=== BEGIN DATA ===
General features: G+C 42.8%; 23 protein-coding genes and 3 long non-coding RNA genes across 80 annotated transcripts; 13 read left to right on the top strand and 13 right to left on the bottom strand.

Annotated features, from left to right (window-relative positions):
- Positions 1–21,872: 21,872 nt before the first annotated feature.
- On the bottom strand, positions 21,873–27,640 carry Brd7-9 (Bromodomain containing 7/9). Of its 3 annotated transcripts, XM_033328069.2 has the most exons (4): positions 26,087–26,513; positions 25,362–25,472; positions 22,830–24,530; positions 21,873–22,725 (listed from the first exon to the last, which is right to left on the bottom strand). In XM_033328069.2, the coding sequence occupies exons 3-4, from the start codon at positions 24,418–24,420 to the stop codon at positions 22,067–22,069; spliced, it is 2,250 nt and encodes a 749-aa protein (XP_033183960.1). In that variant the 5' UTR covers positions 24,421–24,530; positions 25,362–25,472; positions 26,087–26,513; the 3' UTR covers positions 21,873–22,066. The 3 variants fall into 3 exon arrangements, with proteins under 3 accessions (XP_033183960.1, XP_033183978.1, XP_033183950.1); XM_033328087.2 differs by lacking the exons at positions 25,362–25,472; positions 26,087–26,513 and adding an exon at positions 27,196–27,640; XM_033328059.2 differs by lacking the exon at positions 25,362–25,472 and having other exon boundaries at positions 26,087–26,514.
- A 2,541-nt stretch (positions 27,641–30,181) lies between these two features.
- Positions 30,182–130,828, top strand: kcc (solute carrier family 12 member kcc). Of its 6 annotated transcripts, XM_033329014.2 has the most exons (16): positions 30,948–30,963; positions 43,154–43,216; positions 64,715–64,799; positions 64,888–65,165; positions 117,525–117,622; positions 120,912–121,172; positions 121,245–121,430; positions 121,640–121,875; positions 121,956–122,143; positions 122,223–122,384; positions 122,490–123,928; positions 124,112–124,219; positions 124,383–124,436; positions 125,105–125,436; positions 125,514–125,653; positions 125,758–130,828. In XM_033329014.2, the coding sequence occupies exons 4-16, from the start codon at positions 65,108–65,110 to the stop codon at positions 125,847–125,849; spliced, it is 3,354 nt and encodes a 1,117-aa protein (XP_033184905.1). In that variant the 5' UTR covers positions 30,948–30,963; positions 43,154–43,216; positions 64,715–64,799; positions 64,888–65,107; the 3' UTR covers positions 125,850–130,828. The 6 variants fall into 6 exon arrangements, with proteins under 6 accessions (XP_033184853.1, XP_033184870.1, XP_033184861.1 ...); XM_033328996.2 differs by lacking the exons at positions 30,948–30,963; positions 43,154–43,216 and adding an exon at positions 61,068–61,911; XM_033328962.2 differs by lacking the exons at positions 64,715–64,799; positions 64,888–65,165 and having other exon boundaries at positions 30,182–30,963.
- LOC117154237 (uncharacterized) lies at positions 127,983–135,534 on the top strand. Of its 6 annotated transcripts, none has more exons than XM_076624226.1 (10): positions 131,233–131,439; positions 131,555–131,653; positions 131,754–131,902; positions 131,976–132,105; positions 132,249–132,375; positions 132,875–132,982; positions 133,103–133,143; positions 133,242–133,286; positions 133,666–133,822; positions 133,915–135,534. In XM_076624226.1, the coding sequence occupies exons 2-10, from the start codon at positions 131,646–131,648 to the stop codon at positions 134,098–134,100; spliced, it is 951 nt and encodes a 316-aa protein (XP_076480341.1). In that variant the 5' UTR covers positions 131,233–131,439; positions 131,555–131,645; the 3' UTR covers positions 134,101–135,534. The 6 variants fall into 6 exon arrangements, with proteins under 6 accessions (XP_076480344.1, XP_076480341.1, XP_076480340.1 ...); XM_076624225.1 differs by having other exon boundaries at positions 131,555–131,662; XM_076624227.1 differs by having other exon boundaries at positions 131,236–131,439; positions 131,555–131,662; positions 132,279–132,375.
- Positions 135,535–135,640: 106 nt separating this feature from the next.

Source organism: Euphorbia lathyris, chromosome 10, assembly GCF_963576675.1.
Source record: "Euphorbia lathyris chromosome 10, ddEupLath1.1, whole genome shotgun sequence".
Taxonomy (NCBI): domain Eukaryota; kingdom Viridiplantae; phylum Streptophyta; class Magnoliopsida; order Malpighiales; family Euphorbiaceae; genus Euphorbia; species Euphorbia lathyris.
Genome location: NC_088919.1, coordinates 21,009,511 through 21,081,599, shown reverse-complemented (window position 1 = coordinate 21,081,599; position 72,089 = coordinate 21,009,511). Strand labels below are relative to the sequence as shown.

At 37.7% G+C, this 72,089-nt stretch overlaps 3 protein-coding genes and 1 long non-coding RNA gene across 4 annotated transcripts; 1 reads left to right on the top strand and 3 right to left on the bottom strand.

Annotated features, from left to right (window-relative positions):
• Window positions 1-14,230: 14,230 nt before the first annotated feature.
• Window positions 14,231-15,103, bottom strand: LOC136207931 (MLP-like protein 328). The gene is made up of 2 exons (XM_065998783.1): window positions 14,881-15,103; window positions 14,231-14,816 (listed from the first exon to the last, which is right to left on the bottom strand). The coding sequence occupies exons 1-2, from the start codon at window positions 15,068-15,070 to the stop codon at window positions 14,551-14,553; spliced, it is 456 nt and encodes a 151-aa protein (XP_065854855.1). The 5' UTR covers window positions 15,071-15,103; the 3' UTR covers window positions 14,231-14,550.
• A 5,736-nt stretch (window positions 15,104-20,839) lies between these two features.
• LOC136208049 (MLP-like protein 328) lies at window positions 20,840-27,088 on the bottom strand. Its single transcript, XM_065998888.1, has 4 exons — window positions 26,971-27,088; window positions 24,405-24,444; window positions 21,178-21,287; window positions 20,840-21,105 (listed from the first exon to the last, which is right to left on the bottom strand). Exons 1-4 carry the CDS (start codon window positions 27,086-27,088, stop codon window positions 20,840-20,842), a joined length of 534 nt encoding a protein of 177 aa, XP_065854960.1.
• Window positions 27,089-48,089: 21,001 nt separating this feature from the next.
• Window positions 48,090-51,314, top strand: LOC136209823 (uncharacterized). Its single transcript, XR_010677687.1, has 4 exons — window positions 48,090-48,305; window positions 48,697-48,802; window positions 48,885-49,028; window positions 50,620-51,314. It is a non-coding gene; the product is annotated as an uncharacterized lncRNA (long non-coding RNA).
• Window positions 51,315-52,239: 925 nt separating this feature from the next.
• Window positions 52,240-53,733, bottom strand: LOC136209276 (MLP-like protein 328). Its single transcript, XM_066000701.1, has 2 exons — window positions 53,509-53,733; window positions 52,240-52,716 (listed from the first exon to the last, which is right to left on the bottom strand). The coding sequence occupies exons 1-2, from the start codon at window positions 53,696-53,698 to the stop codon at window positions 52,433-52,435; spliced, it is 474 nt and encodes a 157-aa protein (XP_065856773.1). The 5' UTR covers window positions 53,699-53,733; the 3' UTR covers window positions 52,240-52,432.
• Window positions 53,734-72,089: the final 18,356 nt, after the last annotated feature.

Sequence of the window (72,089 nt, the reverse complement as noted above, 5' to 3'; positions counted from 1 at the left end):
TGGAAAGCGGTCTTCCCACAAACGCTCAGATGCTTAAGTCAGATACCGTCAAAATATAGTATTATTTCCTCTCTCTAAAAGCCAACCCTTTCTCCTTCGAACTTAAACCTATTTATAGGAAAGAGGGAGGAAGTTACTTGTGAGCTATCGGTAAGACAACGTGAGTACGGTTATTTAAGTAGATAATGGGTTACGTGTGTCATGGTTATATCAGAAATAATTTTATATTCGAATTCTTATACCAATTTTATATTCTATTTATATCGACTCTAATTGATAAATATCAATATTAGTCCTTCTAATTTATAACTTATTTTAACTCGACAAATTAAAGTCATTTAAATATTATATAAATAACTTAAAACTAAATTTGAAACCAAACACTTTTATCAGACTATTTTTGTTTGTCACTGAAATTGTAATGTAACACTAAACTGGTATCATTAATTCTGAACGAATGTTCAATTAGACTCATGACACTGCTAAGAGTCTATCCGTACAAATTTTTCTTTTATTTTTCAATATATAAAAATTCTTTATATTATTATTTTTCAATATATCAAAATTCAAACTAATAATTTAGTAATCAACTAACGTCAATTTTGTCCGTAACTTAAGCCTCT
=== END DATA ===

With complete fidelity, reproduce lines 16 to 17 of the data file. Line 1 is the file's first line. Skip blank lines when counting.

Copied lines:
• Window positions 14,231-15,103, bottom strand: LOC136207931 (MLP-like protein 328). The gene is made up of 2 exons (XM_065998783.1): window positions 14,881-15,103; window positions 14,231-14,816 (listed from the first exon to the last, which is right to left on the bottom strand). The coding sequence occupies exons 1-2, from the start codon at window positions 15,068-15,070 to the stop codon at window positions 14,551-14,553; spliced, it is 456 nt and encodes a 151-aa protein (XP_065854855.1). The 5' UTR covers window positions 15,071-15,103; the 3' UTR covers window positions 14,231-14,550.
• A 5,736-nt stretch (window positions 15,104-20,839) lies between these two features.